Released under Investigation
If you have been interviewed at the police station in relation to an indecent images offence (whether under arrest or as a volunteer) it is very common for the police to then release you under investigation. So what does it mean to be released under investigation?
Being released under investigation means that the police still have investigations to complete (e.g. witnesses to speak to, digital devices to be forensically examined etc.) and you will be notified ‘at some point in the future’ as to the outcome of those investigations and what the police intend to do next.
This may eventually be a further interview under caution, you being charged (meaning you will have to attend court) or being advised that the police have decided to take no further action against you.
Unfortunately there is no time limit as to when the police are required to complete their investigations and make a decision which means that being released under investigation puts individuals in a type of limbo where their lives are put on hold. Such individuals released under investigation are invariably and understandably very concerned and worried as to what is happening so what should you do when you are released under investigation?
Firstly it is crucial that you instruct a specialist sexual offence solicitor as soon as possible in order to do the following:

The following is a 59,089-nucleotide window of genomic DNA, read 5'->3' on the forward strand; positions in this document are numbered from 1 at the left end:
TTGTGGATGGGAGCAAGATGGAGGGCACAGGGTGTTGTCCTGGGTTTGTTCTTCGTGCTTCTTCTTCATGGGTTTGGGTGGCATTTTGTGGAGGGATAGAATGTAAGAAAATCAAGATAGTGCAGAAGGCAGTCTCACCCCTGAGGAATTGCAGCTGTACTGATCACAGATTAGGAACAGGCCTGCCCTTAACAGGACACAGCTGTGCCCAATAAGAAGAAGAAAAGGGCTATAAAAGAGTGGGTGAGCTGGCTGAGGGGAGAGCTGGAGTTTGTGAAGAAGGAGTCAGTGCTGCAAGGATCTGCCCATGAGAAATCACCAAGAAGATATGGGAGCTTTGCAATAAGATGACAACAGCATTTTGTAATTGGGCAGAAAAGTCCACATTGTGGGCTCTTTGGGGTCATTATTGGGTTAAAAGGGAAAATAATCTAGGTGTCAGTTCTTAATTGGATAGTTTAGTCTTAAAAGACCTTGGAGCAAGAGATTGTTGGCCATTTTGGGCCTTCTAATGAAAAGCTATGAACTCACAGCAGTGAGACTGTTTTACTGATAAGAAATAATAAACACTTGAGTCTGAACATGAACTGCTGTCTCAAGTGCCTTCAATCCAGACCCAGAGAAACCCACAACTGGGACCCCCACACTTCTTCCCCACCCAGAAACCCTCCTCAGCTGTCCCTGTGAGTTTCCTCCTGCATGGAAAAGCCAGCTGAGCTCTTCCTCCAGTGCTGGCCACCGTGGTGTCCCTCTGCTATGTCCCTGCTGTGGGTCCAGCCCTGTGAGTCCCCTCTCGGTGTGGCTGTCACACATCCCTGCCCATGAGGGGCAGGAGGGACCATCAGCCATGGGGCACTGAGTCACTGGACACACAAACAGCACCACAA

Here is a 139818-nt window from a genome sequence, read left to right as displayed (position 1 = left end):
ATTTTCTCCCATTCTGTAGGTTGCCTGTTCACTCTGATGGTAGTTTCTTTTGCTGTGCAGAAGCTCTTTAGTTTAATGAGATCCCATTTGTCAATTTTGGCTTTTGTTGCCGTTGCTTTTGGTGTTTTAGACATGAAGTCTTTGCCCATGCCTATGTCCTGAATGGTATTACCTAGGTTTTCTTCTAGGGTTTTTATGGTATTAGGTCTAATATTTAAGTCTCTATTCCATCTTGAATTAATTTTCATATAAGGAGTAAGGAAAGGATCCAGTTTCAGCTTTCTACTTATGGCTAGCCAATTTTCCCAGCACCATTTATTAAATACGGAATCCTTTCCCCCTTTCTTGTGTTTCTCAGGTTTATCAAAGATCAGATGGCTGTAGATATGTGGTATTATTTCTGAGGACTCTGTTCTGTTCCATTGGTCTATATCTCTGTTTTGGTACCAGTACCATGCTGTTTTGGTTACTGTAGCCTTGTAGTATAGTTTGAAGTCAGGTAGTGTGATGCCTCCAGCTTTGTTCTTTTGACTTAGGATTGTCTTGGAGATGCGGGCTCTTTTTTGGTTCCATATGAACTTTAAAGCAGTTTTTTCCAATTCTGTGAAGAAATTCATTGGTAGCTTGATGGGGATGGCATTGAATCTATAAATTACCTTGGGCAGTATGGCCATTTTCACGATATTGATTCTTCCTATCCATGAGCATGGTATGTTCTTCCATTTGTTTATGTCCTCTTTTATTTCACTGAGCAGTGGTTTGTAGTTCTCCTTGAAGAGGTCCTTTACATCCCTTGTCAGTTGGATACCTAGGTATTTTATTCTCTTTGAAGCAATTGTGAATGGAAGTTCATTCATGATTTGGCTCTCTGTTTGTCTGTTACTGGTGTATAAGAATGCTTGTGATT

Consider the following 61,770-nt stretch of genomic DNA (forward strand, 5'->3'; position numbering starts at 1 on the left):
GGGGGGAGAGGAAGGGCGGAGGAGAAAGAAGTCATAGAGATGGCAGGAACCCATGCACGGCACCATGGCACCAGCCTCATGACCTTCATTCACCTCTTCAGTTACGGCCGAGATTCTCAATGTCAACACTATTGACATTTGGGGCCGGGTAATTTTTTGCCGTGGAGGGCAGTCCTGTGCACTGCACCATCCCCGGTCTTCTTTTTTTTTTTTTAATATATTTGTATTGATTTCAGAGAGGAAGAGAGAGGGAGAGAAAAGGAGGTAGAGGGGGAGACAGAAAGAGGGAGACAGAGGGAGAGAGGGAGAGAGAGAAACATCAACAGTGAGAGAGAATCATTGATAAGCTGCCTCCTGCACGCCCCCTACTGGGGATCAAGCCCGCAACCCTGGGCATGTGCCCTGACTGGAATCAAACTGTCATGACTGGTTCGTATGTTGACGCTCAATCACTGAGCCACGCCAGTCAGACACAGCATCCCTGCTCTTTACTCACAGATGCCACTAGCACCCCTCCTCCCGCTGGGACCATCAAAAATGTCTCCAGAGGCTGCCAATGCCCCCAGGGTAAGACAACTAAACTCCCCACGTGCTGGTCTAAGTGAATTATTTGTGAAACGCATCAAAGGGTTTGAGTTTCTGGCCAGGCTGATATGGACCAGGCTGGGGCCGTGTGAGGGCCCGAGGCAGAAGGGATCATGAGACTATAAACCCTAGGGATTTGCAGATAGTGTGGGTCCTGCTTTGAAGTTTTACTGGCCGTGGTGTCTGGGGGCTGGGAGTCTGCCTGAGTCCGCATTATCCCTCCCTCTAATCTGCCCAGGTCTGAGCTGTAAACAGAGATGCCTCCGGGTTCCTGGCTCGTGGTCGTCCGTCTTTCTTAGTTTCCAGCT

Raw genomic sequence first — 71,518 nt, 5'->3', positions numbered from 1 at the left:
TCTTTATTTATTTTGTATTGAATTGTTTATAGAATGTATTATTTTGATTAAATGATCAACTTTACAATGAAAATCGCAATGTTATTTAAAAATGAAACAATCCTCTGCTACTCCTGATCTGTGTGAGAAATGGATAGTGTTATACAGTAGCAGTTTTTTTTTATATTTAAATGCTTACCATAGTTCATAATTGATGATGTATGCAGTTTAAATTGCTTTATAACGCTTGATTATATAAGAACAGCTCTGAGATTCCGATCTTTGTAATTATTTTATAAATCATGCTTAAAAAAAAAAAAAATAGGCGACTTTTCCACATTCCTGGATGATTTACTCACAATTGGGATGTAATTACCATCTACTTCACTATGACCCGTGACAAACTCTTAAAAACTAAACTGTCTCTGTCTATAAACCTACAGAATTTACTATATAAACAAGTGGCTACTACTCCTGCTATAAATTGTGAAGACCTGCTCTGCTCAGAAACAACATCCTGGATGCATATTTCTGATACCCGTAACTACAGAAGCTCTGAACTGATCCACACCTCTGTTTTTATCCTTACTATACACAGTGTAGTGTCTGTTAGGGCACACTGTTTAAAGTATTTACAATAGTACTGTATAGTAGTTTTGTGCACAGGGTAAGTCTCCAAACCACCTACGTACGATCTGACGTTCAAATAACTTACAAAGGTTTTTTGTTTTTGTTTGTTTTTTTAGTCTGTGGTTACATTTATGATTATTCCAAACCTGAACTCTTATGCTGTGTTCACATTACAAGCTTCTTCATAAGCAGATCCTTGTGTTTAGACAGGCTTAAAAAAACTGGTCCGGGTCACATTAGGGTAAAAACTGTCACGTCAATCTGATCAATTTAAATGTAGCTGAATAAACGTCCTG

- Meet with you in the office to take a detailed statement from you before memories start to fade. It may be months before the police make a decision (sometimes in excess of a year!) and it is crucial that your solicitor does not wait to take your detailed instructions and should advise you on the steps that need to be taken at an early stage to prepare your defence and / or mitigation. This is particularly important in indecent images cases where (in guilty plea cases) we will need to show the court that you have ‘taken steps to address your offending behaviour’. So early advice in relation to appropriate courses and / or counselling is vital.
- Your solicitor should contact the police and advise that you are represented to ensure that you do not engage in any ‘informal chats’ with the police while you are released under investigation. Nothing you say to the police is ‘off the record’ so it is vital that you should have a solicitor to act as a buffer between you and the police and ensure that you do not say anything to the police while you are released under investigation which potentially could be unhelpful!
- You solicitor should also be regularly chasing the police for updates and making representations for the return of property (e.g. phones, computers etc) where appropriate.
- Finally your solicitor should attend any further interviews with you and make representations and arrangements with the police to attend any future interviews with you as a volunteer at a mutually convenient time as opposed to you being arrested.
If you have been interviewed with or without a solicitor and then been released under investigation please feel free to contact us 24/7 for a free and confidential chat as to your options.